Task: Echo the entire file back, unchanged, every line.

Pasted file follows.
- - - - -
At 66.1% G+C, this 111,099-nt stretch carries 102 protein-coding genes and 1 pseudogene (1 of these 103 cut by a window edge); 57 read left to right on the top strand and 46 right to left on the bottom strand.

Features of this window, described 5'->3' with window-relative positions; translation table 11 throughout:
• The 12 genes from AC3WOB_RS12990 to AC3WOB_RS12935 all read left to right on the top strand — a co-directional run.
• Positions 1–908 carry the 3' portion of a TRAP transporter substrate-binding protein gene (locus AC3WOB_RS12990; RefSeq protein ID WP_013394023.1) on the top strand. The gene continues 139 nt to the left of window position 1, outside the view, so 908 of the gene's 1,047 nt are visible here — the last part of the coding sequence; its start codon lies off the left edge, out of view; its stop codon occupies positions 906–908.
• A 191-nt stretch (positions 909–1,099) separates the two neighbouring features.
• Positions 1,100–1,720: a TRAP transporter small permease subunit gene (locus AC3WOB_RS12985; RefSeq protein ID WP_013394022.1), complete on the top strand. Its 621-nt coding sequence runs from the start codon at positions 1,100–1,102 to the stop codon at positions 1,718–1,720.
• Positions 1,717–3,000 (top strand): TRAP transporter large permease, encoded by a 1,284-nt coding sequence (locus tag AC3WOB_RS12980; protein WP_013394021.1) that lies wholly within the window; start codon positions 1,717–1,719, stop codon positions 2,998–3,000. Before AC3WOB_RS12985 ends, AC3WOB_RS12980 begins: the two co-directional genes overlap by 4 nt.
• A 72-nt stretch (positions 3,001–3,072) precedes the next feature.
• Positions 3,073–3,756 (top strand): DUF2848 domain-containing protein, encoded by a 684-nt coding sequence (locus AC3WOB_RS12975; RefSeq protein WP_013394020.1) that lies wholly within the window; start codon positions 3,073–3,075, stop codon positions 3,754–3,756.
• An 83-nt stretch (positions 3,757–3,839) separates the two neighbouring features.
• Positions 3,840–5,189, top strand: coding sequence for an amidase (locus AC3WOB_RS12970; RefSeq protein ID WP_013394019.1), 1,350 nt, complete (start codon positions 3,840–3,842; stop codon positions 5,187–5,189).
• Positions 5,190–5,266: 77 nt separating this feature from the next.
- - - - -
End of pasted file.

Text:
At 66.1% G+C, this 111,099-nt stretch carries 102 protein-coding genes and 1 pseudogene (1 of these 103 cut by a window edge); 57 read left to right on the top strand and 46 right to left on the bottom strand.

Features of this window, described 5'->3' with window-relative positions; translation table 11 throughout:
• The 12 genes from AC3WOB_RS12990 to AC3WOB_RS12935 all read left to right on the top strand — a co-directional run.
• Positions 1–908 carry the 3' portion of a TRAP transporter substrate-binding protein gene (locus AC3WOB_RS12990; RefSeq protein ID WP_013394023.1) on the top strand. The gene continues 139 nt to the left of window position 1, outside the view, so 908 of the gene's 1,047 nt are visible here — the last part of the coding sequence; its start codon lies off the left edge, out of view; its stop codon occupies positions 906–908.
• A 191-nt stretch (positions 909–1,099) separates the two neighbouring features.
• Positions 1,100–1,720: a TRAP transporter small permease subunit gene (locus AC3WOB_RS12985; RefSeq protein ID WP_013394022.1), complete on the top strand. Its 621-nt coding sequence runs from the start codon at positions 1,100–1,102 to the stop codon at positions 1,718–1,720.
• Positions 1,717–3,000 (top strand): TRAP transporter large permease, encoded by a 1,284-nt coding sequence (locus tag AC3WOB_RS12980; protein WP_013394021.1) that lies wholly within the window; start codon positions 1,717–1,719, stop codon positions 2,998–3,000. Before AC3WOB_RS12985 ends, AC3WOB_RS12980 begins: the two co-directional genes overlap by 4 nt.
• A 72-nt stretch (positions 3,001–3,072) precedes the next feature.
• Positions 3,073–3,756 (top strand): DUF2848 domain-containing protein, encoded by a 684-nt coding sequence (locus AC3WOB_RS12975; RefSeq protein WP_013394020.1) that lies wholly within the window; start codon positions 3,073–3,075, stop codon positions 3,754–3,756.
• An 83-nt stretch (positions 3,757–3,839) separates the two neighbouring features.
• Positions 3,840–5,189, top strand: coding sequence for an amidase (locus AC3WOB_RS12970; RefSeq protein ID WP_013394019.1), 1,350 nt, complete (start codon positions 3,840–3,842; stop codon positions 5,187–5,189).
• Positions 5,190–5,266: 77 nt separating this feature from the next.